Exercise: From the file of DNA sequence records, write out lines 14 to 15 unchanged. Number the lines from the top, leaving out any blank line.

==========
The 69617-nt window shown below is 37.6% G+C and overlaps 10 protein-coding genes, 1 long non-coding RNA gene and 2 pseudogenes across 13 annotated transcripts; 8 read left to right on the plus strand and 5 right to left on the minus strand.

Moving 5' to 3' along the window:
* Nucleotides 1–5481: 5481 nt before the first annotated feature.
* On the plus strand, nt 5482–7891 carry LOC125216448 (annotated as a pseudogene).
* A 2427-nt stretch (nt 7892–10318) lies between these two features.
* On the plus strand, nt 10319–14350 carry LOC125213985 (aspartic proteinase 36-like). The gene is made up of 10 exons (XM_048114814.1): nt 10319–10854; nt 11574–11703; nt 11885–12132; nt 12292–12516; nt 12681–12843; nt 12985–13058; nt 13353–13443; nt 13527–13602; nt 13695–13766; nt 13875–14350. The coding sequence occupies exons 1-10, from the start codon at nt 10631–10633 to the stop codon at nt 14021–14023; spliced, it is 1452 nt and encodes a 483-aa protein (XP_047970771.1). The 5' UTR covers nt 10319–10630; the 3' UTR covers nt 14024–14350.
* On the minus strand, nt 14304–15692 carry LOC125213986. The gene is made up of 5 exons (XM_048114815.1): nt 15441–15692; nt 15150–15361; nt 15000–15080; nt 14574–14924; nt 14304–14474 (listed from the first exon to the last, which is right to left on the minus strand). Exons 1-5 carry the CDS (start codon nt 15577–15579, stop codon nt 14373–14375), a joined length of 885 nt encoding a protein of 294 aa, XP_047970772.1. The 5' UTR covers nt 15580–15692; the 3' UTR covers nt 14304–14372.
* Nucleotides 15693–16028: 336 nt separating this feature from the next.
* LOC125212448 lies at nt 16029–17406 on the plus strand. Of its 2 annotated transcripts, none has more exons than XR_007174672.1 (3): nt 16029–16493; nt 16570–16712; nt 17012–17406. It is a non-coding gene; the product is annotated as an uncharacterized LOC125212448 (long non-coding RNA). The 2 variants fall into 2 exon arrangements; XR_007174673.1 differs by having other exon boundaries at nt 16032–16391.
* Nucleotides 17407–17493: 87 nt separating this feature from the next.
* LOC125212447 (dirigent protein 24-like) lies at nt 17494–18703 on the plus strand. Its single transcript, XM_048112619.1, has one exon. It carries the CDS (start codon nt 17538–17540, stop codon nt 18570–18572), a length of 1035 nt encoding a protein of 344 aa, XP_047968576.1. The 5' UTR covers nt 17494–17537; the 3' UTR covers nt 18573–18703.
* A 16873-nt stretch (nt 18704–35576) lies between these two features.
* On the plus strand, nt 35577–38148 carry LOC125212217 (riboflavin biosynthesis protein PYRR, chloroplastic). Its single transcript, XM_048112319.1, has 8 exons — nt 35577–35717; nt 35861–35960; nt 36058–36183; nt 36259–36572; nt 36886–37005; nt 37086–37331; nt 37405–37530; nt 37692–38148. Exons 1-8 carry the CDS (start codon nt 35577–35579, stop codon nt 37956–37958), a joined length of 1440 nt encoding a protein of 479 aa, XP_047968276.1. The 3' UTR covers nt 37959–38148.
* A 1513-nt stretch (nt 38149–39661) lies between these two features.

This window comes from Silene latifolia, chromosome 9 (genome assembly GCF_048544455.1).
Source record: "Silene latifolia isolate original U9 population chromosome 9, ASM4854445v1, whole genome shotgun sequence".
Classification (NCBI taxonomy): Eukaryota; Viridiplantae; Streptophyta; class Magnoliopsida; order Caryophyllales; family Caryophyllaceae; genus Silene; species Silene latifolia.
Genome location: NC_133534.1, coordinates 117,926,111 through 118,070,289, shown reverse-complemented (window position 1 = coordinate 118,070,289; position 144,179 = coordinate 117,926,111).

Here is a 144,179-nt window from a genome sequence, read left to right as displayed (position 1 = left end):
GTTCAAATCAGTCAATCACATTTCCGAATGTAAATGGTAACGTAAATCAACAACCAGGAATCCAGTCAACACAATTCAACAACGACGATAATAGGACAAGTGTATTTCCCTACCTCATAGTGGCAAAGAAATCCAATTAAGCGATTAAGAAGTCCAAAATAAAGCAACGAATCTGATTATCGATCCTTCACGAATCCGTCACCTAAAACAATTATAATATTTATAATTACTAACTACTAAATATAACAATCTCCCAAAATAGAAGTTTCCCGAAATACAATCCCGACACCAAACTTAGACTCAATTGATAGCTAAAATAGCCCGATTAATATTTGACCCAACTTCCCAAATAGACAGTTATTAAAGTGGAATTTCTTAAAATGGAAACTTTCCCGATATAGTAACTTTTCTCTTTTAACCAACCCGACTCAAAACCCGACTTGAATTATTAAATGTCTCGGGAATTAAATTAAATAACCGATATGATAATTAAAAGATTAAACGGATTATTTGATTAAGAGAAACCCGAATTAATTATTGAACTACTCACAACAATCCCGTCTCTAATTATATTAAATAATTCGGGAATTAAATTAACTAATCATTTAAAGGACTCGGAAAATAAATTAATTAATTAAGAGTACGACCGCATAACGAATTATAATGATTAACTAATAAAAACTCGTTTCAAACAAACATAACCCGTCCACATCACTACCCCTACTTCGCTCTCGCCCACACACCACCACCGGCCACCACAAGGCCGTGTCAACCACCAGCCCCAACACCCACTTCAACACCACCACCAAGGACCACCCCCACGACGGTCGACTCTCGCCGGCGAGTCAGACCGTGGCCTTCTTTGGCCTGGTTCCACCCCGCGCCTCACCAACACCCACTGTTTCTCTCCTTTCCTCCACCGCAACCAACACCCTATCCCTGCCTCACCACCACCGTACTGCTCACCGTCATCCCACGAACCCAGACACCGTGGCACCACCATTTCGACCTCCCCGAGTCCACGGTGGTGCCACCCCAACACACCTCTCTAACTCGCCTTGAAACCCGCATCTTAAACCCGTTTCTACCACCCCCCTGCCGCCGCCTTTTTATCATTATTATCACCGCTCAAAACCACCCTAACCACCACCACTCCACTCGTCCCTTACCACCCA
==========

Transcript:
* A 1513-nt stretch (nt 38149–39661) lies between these two features.

This window comes from Silene latifolia, chromosome 9 (genome assembly GCF_048544455.1).